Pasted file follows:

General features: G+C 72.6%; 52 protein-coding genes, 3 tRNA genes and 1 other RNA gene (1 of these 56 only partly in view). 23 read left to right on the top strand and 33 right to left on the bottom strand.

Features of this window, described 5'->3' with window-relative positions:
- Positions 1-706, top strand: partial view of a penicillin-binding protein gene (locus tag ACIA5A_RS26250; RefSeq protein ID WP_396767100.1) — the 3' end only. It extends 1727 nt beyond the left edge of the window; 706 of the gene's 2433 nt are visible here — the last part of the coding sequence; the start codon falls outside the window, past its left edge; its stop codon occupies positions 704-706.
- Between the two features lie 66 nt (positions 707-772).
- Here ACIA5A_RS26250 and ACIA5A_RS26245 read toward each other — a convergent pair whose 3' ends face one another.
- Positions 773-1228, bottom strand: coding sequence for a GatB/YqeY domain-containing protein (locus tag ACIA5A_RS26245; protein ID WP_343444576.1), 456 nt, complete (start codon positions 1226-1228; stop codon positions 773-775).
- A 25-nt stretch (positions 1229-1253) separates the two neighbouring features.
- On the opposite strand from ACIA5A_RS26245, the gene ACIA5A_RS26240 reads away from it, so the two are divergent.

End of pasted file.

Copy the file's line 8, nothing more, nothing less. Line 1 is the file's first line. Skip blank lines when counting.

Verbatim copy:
- On the opposite strand from ACIA5A_RS26245, the gene ACIA5A_RS26240 reads away from it, so the two are divergent.